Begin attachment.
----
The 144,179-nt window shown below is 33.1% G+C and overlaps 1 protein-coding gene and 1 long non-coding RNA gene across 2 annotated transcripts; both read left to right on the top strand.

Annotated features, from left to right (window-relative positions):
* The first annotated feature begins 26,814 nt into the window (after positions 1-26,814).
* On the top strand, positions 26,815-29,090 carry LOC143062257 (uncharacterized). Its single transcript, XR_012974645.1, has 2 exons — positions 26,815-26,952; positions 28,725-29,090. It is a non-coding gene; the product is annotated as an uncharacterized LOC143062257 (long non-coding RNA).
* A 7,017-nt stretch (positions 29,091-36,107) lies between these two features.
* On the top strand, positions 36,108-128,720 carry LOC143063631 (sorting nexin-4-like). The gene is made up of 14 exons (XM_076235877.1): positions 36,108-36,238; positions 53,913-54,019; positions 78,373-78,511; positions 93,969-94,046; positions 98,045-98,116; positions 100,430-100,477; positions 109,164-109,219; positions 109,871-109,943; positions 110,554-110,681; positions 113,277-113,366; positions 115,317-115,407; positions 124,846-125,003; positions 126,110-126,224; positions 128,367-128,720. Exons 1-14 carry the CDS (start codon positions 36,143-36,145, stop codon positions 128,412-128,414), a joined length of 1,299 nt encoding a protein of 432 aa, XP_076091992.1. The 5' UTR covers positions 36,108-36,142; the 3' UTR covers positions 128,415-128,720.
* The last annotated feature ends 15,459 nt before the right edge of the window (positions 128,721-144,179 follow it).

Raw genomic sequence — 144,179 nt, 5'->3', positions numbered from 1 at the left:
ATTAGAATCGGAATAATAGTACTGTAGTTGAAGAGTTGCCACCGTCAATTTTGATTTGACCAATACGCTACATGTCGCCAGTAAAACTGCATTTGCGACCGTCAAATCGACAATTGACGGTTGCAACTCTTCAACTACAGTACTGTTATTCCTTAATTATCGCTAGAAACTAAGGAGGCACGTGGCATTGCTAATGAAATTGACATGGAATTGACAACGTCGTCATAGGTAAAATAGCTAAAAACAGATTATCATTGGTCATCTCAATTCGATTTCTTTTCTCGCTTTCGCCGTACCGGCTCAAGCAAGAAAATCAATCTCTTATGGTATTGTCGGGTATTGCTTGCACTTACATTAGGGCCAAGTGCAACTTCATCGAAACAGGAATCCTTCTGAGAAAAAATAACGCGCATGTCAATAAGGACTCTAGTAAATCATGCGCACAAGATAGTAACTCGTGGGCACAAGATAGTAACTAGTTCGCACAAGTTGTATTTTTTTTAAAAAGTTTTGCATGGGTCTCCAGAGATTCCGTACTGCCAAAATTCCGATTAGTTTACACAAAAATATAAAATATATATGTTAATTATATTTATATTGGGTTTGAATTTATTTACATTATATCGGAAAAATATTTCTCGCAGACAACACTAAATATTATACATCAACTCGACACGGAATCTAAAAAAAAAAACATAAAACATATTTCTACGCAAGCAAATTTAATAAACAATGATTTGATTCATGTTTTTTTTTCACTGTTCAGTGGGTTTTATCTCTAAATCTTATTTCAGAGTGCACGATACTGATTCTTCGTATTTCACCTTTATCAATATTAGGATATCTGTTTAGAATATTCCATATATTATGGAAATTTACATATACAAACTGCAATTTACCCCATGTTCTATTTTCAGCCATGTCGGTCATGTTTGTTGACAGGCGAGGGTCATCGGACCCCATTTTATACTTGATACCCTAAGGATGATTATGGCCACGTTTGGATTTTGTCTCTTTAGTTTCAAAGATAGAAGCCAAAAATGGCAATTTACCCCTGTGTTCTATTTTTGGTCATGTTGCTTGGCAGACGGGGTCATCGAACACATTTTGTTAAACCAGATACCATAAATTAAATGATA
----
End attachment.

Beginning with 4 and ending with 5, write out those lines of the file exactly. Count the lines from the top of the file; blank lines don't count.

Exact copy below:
* On the top strand, positions 26,815-29,090 carry LOC143062257 (uncharacterized). Its single transcript, XR_012974645.1, has 2 exons — positions 26,815-26,952; positions 28,725-29,090. It is a non-coding gene; the product is annotated as an uncharacterized LOC143062257 (long non-coding RNA).
* A 7,017-nt stretch (positions 29,091-36,107) lies between these two features.